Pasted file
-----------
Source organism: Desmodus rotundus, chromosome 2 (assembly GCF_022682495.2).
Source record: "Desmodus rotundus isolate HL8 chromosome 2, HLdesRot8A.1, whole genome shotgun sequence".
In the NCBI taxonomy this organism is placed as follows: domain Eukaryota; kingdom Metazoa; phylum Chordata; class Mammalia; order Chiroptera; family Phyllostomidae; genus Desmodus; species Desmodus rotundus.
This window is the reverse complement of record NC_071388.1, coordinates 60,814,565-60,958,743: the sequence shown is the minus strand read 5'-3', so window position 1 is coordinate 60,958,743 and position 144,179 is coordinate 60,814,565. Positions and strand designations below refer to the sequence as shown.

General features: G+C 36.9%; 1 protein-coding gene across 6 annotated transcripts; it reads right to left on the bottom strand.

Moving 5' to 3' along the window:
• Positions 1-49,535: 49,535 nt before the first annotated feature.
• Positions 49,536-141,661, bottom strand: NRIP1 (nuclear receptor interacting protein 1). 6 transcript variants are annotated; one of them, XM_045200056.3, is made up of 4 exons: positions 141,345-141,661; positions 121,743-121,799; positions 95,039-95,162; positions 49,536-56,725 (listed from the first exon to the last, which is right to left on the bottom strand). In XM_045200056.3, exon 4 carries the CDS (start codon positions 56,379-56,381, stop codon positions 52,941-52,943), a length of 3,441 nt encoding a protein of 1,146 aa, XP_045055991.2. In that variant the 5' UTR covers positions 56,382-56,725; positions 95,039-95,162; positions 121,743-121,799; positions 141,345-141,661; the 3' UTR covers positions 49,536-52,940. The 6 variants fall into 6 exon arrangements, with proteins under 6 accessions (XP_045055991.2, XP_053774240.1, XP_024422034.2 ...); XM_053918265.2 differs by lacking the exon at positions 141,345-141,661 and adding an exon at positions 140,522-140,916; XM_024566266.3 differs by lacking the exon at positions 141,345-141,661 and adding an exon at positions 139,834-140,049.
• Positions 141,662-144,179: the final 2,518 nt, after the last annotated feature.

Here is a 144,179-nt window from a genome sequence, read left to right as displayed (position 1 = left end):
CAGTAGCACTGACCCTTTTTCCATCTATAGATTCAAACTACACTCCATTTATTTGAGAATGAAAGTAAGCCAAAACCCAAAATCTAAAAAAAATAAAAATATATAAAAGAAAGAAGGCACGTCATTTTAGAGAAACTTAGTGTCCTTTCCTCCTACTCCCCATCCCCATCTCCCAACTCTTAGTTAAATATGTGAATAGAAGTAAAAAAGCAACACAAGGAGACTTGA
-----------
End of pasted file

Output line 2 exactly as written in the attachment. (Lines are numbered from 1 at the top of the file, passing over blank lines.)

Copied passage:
Source record: "Desmodus rotundus isolate HL8 chromosome 2, HLdesRot8A.1, whole genome shotgun sequence".